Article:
They have a milder flavor, great for canning, baking, or eating right off the tree. The texture is more coarse than you might expect.
It can get damaged or ruined in shipping easily so good luck finding it unless you live near the orchards. If you grow them yourself make sure you know the best time to plant fruit trees so you get the highest yield.
This medium sized freestone peach has a yellow flesh and orange skin. It's ripe in mid-season and is extremely tasty. They're perfect to grow in your garden if you live in the north due to being hardy and disease resistant. They're self-pollinating too, which makes it a breeze.
These are large freestone types of peaches with a golden skin that's blushed with red all over. Open it up to reveal the delicious yellow flesh that's firm and very rich to the taste. These aren't hard to find and they're grown down in Georgia.
Another large freestone, the Empress has a pink-to-red skin tone with a yellow flesh. It's ready to eat late in the season, which extends our enjoyment much longer. Because this is an excellent peach to taste and take your time with.
It's very sweet with a lot of juices, so have a napkin ready. Many of these red peaches that get dark enough start to have purple skin and could easily be confused with some of the types of plums out there.
This yellow fleshed, above average sized freestone peach is ripe in midseason. It's tasty enough, but it's skin makes it more attractive, being yellow with red blushed cheeks on the sides.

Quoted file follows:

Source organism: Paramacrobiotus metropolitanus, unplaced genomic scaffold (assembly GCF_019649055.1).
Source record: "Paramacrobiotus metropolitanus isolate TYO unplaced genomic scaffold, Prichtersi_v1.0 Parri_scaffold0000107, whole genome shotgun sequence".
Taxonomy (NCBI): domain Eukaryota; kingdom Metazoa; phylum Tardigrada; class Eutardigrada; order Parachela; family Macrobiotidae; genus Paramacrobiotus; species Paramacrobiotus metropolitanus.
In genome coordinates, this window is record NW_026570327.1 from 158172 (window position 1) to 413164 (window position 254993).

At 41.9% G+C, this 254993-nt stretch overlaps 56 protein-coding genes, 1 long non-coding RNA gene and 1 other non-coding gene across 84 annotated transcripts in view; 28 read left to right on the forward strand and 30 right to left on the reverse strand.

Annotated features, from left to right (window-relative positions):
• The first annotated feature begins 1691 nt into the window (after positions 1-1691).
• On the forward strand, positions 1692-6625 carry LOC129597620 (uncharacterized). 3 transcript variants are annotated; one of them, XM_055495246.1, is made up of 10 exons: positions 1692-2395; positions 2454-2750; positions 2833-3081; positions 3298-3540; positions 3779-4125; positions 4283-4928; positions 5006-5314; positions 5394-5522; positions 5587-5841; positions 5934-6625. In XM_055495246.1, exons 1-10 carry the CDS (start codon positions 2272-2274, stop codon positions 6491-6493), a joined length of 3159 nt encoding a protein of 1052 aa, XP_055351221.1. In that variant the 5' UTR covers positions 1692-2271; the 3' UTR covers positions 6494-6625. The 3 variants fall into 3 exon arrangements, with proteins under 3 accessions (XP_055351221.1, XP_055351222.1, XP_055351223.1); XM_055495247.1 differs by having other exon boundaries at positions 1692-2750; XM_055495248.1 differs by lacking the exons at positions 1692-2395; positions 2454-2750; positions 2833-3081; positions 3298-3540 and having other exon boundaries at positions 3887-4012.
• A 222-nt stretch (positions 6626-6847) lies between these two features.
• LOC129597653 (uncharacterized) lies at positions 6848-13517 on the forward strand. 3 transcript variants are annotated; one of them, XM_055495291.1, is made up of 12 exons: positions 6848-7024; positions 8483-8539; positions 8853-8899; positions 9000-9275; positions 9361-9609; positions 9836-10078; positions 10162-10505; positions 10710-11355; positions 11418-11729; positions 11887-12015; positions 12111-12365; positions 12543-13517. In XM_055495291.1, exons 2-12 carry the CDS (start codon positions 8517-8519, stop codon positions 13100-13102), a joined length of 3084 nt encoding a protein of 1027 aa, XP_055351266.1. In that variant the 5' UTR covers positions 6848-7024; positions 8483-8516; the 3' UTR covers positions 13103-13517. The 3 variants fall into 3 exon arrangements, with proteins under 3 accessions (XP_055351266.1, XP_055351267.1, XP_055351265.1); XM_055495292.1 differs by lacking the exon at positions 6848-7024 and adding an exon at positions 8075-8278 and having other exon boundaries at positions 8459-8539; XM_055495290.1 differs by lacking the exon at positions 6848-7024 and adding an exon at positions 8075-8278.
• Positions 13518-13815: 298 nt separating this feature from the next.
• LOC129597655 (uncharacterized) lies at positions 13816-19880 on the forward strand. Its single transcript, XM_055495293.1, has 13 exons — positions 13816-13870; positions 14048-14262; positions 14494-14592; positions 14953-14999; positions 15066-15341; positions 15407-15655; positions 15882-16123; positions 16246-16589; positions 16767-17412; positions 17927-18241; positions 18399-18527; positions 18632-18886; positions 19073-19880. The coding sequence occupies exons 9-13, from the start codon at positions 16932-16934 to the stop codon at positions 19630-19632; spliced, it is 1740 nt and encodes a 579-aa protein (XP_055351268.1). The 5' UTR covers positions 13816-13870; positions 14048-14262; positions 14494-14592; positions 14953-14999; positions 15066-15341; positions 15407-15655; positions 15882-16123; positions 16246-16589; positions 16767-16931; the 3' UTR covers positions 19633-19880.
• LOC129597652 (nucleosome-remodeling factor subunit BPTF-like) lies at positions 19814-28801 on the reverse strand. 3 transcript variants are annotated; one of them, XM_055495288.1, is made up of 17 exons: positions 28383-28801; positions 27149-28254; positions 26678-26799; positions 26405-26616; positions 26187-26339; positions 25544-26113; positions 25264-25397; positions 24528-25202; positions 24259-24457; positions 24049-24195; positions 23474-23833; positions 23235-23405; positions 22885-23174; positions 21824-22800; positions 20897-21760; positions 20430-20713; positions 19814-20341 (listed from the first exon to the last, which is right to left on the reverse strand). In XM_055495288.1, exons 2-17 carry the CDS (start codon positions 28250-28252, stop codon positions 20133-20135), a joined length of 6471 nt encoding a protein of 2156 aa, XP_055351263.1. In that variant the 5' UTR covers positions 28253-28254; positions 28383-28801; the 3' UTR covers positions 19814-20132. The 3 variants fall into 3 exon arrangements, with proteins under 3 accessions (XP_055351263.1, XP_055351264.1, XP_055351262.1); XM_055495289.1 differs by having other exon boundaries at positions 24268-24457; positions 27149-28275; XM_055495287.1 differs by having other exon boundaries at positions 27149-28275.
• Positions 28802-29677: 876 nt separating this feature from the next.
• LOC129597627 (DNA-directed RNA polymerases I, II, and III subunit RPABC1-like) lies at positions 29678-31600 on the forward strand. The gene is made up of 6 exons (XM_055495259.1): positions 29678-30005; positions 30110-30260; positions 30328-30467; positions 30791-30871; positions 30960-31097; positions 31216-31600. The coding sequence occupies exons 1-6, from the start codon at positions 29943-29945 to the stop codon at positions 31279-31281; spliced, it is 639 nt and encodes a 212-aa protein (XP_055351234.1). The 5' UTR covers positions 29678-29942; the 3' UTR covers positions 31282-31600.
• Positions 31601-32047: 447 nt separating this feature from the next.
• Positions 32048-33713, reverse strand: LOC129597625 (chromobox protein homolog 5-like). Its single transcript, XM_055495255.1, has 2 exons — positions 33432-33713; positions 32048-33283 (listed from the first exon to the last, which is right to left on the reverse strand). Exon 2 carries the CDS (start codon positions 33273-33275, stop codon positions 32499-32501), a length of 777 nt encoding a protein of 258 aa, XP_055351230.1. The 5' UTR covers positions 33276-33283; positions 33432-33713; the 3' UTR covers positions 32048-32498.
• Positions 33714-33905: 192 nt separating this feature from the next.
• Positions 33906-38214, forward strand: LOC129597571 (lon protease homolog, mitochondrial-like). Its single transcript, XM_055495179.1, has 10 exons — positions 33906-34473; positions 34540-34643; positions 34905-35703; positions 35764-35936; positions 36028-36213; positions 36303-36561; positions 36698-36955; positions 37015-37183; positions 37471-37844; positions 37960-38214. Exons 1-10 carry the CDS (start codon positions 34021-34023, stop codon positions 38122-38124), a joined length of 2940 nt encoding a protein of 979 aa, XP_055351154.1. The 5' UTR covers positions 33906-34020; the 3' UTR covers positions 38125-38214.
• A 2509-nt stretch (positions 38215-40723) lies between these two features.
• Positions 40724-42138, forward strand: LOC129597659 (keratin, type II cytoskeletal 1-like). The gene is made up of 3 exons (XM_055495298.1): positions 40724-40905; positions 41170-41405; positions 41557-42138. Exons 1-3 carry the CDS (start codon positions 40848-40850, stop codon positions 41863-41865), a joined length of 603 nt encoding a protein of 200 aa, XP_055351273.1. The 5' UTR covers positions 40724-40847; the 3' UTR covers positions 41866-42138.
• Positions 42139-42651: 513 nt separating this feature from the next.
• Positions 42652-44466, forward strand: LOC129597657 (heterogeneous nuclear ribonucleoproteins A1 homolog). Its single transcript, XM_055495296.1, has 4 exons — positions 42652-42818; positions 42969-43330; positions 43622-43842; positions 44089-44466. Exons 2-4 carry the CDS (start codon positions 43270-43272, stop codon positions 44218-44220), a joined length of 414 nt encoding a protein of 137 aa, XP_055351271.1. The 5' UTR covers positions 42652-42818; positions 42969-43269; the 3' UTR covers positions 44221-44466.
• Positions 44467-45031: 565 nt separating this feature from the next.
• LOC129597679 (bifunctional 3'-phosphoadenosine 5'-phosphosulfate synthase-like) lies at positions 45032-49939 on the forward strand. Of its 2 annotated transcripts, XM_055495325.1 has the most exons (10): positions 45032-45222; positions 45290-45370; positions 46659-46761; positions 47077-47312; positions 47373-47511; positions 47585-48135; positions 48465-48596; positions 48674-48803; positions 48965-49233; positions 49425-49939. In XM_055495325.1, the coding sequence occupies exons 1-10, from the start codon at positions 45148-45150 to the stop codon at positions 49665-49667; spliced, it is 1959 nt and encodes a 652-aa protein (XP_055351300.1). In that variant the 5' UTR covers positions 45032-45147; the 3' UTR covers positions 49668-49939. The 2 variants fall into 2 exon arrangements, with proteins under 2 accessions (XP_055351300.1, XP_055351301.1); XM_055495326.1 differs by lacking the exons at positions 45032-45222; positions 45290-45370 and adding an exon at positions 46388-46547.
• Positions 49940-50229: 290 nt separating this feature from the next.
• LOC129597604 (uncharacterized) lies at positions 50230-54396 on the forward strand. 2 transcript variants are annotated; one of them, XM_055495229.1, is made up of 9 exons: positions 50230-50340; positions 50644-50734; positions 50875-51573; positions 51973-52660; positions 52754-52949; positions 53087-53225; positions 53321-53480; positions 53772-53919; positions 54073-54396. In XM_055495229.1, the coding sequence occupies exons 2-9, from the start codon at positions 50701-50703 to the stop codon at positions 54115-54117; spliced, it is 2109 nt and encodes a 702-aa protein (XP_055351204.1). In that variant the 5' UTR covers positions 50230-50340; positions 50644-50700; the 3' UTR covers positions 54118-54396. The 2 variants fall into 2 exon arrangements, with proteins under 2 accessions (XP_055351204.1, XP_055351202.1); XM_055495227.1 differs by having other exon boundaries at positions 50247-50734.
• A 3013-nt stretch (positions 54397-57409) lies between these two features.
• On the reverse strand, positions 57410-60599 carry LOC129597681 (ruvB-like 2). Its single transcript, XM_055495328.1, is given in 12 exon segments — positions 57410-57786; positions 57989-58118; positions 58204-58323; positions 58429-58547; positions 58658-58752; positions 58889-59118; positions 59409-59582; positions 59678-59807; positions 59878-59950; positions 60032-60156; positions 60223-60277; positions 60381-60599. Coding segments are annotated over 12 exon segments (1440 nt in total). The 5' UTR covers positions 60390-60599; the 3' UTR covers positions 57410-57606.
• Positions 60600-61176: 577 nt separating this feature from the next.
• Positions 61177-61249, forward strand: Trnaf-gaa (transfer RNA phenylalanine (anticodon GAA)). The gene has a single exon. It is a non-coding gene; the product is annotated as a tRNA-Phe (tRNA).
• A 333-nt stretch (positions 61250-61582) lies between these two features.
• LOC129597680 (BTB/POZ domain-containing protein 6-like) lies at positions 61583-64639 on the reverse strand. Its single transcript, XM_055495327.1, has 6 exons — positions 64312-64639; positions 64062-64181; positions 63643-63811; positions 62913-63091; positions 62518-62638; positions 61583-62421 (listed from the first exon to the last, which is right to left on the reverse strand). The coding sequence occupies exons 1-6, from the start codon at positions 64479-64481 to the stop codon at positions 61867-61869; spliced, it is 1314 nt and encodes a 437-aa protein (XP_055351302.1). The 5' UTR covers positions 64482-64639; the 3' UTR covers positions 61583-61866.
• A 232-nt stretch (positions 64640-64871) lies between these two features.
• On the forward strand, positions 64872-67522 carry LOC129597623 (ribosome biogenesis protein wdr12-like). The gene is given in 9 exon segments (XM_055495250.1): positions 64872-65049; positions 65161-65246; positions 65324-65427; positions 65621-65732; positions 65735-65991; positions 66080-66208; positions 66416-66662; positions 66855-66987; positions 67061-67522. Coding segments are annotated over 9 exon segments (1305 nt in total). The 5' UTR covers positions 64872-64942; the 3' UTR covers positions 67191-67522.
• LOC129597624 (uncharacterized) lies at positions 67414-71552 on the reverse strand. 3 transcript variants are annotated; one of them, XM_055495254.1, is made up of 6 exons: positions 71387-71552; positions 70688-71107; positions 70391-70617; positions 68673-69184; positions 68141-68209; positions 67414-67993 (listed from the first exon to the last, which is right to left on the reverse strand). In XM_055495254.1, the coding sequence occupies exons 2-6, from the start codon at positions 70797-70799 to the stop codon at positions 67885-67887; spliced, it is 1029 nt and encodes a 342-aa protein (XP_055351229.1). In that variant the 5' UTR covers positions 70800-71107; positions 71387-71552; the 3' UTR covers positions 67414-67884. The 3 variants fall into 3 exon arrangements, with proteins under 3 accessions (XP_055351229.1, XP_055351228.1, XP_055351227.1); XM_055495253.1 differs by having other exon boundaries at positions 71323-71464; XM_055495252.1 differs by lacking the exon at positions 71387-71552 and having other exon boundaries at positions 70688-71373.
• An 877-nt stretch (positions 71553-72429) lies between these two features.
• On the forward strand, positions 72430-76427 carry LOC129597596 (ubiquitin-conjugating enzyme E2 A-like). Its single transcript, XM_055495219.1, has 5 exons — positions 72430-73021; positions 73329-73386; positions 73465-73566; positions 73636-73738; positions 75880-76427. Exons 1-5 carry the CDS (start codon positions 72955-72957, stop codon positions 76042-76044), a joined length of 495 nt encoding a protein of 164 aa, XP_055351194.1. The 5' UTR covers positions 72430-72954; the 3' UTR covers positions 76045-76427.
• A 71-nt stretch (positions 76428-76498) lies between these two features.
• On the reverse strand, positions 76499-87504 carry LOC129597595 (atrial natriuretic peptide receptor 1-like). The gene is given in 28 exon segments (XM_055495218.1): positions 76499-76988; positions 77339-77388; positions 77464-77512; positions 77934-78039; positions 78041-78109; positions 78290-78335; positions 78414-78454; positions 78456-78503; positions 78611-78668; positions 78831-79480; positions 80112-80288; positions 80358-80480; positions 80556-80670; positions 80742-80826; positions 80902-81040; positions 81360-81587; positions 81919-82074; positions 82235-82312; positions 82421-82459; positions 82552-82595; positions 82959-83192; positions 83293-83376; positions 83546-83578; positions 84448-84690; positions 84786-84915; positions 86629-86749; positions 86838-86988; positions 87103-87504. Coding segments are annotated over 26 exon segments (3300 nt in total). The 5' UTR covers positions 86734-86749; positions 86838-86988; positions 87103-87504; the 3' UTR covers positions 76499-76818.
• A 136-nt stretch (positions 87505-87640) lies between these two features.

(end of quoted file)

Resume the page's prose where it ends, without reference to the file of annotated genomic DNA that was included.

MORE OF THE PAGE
These kinds of peaches are a globular fruit, and while the flesh is yellow, as you move towards the pit it gets more red. The flesh is pretty firm though the texture is pretty fine. It resists browning, so freezing or canning is a good move with these.
Glohaven peaches are large freestone peach varieties with yellow flesh and yellow skin. They're brighter than most yellow peaches which is why they have "glow" in the name. They're really smooth too with nearly no fuzz or hair.
This medium sized, freestone peach has red skin that hides yellow flesh. The flesh doesn't brown if you don't get to it right away. It's among one of the highest rated peaches for Washington state.
Indian Blood Peaches
This heirloom peach from Mexico is a medium sized clingstone peach. It's red skin hides yellow flesh that has red streaks through it, which is where the name comes from. The Spanish brought it to Mexico in the 1500's.
The skin is tough, more like a beet. The flesh is stringy and meaty, but despite this it has a very pleasant flavor.
Even More Types of Peaches
We could seriously do this all day. Instead, we'll leave you some scavenger hunt fun to find out about more of the various peach types like...
GaLa, Galaxy, Garden Gold, Garnet Beauty, Gold Dust, Honey Babe, J.H. Hale, John Boy, Loring, Lucky 13, May Pride, Newhaven, Pix Zee, Red Baron, Redglobe, Red Haven, Santa Barbara, Southern Flame, Springprince, Stark Saturn, Summerset, Suncrest, Sun Haven, Sunhigh, Sweet Dream, UF2000, UFGold, Veteran peaches, and Zee Lady.
Believe it or not, even after rambling off this last group of peach names, that's not even an exhaustive list. But just because these peach varieties exist doesn't mean you'll be able to track them down. Many are just slight variations of the main types listed above, so don't worry about trying each one.
Types of Peaches for Every Taste Palette
Whether yellow- or white-fleshed, enjoyed in a cobbler, or wolfed down whole, peaches are a summer delight that anyone can enjoy.
Thanks to numerous growing techniques and genetic experiments, multiple peach varieties are available according to different tastes and preferences. Whichever types of peaches you choose, we hope you enjoy it!